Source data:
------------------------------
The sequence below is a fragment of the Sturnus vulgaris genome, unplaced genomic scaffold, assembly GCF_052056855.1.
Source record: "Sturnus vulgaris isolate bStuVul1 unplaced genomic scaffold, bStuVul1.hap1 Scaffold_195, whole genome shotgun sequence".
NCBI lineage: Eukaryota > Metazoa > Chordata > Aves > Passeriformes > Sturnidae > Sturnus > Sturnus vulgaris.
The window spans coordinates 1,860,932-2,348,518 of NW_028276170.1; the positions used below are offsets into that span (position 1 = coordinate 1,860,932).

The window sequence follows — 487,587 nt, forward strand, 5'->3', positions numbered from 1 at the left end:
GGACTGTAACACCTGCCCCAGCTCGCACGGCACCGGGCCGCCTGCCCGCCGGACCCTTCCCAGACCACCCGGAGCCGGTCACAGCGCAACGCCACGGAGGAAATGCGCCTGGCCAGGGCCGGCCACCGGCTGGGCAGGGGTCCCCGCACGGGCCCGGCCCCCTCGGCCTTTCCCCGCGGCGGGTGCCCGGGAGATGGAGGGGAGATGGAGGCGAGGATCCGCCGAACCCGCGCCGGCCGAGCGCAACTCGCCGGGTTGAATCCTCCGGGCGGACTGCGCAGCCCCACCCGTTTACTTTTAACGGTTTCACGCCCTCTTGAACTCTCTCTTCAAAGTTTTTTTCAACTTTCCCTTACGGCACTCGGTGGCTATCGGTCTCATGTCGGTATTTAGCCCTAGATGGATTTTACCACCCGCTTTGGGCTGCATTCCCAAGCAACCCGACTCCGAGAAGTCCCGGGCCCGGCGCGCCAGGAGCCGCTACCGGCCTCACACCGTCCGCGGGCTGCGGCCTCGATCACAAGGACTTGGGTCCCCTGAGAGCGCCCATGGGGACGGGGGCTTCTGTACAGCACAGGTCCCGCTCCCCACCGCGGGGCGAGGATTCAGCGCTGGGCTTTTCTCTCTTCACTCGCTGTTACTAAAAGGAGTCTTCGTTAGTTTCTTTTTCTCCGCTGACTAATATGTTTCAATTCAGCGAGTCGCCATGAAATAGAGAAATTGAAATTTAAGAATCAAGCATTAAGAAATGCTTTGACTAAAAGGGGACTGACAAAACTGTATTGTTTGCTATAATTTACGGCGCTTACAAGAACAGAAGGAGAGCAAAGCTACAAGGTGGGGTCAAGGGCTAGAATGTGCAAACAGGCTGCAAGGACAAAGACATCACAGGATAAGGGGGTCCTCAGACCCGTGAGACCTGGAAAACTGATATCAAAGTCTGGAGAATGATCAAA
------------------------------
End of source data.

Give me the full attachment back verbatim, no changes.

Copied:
The sequence below is a fragment of the Sturnus vulgaris genome, unplaced genomic scaffold, assembly GCF_052056855.1.
Source record: "Sturnus vulgaris isolate bStuVul1 unplaced genomic scaffold, bStuVul1.hap1 Scaffold_195, whole genome shotgun sequence".
NCBI lineage: Eukaryota > Metazoa > Chordata > Aves > Passeriformes > Sturnidae > Sturnus > Sturnus vulgaris.
The window spans coordinates 1,860,932-2,348,518 of NW_028276170.1; the positions used below are offsets into that span (position 1 = coordinate 1,860,932).

The window sequence follows — 487,587 nt, forward strand, 5'->3', positions numbered from 1 at the left end:
GGACTGTAACACCTGCCCCAGCTCGCACGGCACCGGGCCGCCTGCCCGCCGGACCCTTCCCAGACCACCCGGAGCCGGTCACAGCGCAACGCCACGGAGGAAATGCGCCTGGCCAGGGCCGGCCACCGGCTGGGCAGGGGTCCCCGCACGGGCCCGGCCCCCTCGGCCTTTCCCCGCGGCGGGTGCCCGGGAGATGGAGGGGAGATGGAGGCGAGGATCCGCCGAACCCGCGCCGGCCGAGCGCAACTCGCCGGGTTGAATCCTCCGGGCGGACTGCGCAGCCCCACCCGTTTACTTTTAACGGTTTCACGCCCTCTTGAACTCTCTCTTCAAAGTTTTTTTCAACTTTCCCTTACGGCACTCGGTGGCTATCGGTCTCATGTCGGTATTTAGCCCTAGATGGATTTTACCACCCGCTTTGGGCTGCATTCCCAAGCAACCCGACTCCGAGAAGTCCCGGGCCCGGCGCGCCAGGAGCCGCTACCGGCCTCACACCGTCCGCGGGCTGCGGCCTCGATCACAAGGACTTGGGTCCCCTGAGAGCGCCCATGGGGACGGGGGCTTCTGTACAGCACAGGTCCCGCTCCCCACCGCGGGGCGAGGATTCAGCGCTGGGCTTTTCTCTCTTCACTCGCTGTTACTAAAAGGAGTCTTCGTTAGTTTCTTTTTCTCCGCTGACTAATATGTTTCAATTCAGCGAGTCGCCATGAAATAGAGAAATTGAAATTTAAGAATCAAGCATTAAGAAATGCTTTGACTAAAAGGGGACTGACAAAACTGTATTGTTTGCTATAATTTACGGCGCTTACAAGAACAGAAGGAGAGCAAAGCTACAAGGTGGGGTCAAGGGCTAGAATGTGCAAACAGGCTGCAAGGACAAAGACATCACAGGATAAGGGGGTCCTCAGACCCGTGAGACCTGGAAAACTGATATCAAAGTCTGGAGAATGATCAAA